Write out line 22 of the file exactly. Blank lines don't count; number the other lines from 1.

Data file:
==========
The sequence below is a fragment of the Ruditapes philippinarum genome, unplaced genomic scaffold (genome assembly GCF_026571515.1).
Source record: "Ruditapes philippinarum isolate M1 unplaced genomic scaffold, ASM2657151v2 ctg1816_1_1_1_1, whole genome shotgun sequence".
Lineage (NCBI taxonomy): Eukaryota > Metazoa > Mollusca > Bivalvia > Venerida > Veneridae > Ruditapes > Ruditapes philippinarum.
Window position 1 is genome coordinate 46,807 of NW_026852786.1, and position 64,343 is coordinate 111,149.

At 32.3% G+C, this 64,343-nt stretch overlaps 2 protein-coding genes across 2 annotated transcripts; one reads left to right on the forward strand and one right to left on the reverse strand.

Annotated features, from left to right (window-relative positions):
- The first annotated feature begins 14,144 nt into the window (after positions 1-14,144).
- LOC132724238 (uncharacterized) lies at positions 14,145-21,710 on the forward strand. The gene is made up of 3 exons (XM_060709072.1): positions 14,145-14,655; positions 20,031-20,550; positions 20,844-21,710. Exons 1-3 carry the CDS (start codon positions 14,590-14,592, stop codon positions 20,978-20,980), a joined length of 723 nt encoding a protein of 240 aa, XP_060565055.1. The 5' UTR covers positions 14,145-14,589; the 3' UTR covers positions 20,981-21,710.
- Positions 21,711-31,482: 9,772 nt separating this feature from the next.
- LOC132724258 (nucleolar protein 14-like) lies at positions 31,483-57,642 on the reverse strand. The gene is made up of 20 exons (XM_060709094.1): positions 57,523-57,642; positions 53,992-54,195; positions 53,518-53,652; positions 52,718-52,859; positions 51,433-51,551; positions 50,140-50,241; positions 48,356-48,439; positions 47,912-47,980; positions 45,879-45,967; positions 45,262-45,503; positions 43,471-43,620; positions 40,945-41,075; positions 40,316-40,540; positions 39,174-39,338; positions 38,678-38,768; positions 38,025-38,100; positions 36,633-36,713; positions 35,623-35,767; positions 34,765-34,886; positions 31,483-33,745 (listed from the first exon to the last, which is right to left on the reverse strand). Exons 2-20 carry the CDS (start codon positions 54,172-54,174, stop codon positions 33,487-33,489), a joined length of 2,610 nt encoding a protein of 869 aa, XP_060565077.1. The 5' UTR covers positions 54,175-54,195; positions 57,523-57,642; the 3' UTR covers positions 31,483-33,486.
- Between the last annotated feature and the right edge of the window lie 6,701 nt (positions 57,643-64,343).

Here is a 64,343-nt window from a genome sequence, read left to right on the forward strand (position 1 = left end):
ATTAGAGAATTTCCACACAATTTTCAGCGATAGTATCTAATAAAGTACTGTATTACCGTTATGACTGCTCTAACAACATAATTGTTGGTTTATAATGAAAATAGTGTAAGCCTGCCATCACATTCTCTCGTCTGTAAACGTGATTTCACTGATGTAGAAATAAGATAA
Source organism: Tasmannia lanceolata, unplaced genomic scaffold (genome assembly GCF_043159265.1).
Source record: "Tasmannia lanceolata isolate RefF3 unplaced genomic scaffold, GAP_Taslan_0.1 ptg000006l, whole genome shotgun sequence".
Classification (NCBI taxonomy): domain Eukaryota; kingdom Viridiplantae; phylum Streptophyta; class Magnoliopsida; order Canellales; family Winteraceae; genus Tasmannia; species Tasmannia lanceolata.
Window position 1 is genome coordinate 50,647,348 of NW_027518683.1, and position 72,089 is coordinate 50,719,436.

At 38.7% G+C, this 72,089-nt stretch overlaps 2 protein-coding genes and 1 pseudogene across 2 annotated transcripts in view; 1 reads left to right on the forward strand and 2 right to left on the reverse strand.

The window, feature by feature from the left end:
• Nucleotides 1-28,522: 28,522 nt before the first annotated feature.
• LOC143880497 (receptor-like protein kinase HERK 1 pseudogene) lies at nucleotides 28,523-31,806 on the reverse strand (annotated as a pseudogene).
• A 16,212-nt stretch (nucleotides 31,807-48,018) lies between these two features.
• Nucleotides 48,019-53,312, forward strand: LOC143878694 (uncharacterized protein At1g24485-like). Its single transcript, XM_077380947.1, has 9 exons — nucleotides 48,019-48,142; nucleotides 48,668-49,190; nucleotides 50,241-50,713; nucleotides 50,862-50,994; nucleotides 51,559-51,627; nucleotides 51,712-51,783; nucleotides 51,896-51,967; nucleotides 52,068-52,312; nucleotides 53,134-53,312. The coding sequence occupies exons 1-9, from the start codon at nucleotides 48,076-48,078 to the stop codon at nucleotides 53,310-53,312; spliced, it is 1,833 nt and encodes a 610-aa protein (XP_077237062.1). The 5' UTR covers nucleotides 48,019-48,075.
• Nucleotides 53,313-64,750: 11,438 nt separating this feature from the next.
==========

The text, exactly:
• A 16,212-nt stretch (nucleotides 31,807-48,018) lies between these two features.